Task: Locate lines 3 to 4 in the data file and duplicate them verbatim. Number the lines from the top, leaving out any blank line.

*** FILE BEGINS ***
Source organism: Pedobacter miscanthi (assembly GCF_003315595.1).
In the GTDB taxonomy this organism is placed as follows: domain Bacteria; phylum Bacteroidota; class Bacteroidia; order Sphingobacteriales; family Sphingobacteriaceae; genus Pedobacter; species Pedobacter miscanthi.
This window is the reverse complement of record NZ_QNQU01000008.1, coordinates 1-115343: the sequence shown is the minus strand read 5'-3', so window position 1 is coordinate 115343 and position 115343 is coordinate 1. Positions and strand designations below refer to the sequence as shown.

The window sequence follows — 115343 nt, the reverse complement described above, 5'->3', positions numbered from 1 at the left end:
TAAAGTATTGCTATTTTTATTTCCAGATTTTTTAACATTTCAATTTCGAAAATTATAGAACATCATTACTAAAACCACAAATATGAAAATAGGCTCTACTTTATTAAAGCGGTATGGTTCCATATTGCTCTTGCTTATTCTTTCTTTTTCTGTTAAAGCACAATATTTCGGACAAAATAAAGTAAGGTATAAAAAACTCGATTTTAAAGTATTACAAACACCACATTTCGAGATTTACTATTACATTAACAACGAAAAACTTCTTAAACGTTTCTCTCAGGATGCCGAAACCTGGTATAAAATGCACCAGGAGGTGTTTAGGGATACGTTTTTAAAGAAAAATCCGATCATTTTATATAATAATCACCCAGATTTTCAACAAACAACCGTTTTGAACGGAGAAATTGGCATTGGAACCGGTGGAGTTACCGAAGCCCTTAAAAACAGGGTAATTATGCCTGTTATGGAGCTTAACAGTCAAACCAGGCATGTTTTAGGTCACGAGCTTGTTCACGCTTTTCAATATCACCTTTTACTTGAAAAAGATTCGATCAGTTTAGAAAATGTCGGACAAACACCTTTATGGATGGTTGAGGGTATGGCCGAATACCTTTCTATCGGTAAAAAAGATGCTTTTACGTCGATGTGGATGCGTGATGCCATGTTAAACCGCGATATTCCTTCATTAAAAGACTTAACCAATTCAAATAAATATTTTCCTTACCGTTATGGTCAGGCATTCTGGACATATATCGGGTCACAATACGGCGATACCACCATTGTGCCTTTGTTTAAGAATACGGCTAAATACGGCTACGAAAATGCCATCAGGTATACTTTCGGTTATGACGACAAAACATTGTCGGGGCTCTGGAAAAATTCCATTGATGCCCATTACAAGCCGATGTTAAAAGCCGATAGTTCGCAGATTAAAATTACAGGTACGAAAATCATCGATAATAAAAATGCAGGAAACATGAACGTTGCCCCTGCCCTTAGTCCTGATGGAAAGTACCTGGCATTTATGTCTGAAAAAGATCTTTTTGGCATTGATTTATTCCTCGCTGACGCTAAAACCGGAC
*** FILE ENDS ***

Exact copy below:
This window is the reverse complement of record NZ_QNQU01000008.1, coordinates 1-115343: the sequence shown is the minus strand read 5'-3', so window position 1 is coordinate 115343 and position 115343 is coordinate 1. Positions and strand designations below refer to the sequence as shown.

The window sequence follows — 115343 nt, the reverse complement described above, 5'->3', positions numbered from 1 at the left end: